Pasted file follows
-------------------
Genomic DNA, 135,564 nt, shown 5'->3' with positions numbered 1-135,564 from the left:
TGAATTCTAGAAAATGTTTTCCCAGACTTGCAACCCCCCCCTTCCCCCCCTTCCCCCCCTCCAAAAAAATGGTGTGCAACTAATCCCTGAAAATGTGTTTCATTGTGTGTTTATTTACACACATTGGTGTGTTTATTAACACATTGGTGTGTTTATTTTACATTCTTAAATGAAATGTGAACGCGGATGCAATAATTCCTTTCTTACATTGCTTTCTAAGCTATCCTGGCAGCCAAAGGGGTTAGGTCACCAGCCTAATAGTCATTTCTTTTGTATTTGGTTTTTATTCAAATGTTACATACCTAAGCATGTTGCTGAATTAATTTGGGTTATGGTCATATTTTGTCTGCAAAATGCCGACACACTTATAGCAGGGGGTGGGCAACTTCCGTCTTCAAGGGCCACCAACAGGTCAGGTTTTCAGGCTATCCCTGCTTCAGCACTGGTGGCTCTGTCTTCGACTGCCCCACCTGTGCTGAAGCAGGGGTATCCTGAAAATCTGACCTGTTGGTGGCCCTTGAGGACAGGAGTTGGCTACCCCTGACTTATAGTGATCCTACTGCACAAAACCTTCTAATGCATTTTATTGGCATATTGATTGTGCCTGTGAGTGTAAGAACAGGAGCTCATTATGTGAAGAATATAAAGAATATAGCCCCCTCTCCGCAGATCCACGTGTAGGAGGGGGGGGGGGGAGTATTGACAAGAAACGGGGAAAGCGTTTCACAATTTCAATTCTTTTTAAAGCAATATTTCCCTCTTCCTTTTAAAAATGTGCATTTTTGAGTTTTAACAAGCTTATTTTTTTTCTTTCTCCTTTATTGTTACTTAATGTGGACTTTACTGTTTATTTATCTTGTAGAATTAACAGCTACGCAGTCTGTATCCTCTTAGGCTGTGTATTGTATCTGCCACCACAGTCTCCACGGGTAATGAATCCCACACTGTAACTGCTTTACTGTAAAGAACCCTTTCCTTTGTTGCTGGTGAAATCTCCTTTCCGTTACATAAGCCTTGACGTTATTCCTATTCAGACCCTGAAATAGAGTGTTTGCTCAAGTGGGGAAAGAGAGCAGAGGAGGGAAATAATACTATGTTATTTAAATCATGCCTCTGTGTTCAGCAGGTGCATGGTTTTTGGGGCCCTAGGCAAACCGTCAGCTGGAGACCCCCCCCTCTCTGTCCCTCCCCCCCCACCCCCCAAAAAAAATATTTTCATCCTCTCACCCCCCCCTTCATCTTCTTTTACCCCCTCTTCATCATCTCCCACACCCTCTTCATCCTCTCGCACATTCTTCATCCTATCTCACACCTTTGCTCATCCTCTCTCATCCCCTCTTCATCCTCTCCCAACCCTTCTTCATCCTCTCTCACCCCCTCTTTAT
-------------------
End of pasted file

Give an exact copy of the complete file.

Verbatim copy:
Genomic DNA, 135,564 nt, shown 5'->3' with positions numbered 1-135,564 from the left:
TGAATTCTAGAAAATGTTTTCCCAGACTTGCAACCCCCCCCTTCCCCCCCTTCCCCCCCTCCAAAAAAATGGTGTGCAACTAATCCCTGAAAATGTGTTTCATTGTGTGTTTATTTACACACATTGGTGTGTTTATTAACACATTGGTGTGTTTATTTTACATTCTTAAATGAAATGTGAACGCGGATGCAATAATTCCTTTCTTACATTGCTTTCTAAGCTATCCTGGCAGCCAAAGGGGTTAGGTCACCAGCCTAATAGTCATTTCTTTTGTATTTGGTTTTTATTCAAATGTTACATACCTAAGCATGTTGCTGAATTAATTTGGGTTATGGTCATATTTTGTCTGCAAAATGCCGACACACTTATAGCAGGGGGTGGGCAACTTCCGTCTTCAAGGGCCACCAACAGGTCAGGTTTTCAGGCTATCCCTGCTTCAGCACTGGTGGCTCTGTCTTCGACTGCCCCACCTGTGCTGAAGCAGGGGTATCCTGAAAATCTGACCTGTTGGTGGCCCTTGAGGACAGGAGTTGGCTACCCCTGACTTATAGTGATCCTACTGCACAAAACCTTCTAATGCATTTTATTGGCATATTGATTGTGCCTGTGAGTGTAAGAACAGGAGCTCATTATGTGAAGAATATAAAGAATATAGCCCCCTCTCCGCAGATCCACGTGTAGGAGGGGGGGGGGGGAGTATTGACAAGAAACGGGGAAAGCGTTTCACAATTTCAATTCTTTTTAAAGCAATATTTCCCTCTTCCTTTTAAAAATGTGCATTTTTGAGTTTTAACAAGCTTATTTTTTTTCTTTCTCCTTTATTGTTACTTAATGTGGACTTTACTGTTTATTTATCTTGTAGAATTAACAGCTACGCAGTCTGTATCCTCTTAGGCTGTGTATTGTATCTGCCACCACAGTCTCCACGGGTAATGAATCCCACACTGTAACTGCTTTACTGTAAAGAACCCTTTCCTTTGTTGCTGGTGAAATCTCCTTTCCGTTACATAAGCCTTGACGTTATTCCTATTCAGACCCTGAAATAGAGTGTTTGCTCAAGTGGGGAAAGAGAGCAGAGGAGGGAAATAATACTATGTTATTTAAATCATGCCTCTGTGTTCAGCAGGTGCATGGTTTTTGGGGCCCTAGGCAAACCGTCAGCTGGAGACCCCCCCCTCTCTGTCCCTCCCCCCCCACCCCCCAAAAAAAATATTTTCATCCTCTCACCCCCCCCTTCATCTTCTTTTACCCCCTCTTCATCATCTCCCACACCCTCTTCATCCTCTCGCACATTCTTCATCCTATCTCACACCTTTGCTCATCCTCTCTCATCCCCTCTTCATCCTCTCCCAACCCTTCTTCATCCTCTCTCACCCCCTCTTTAT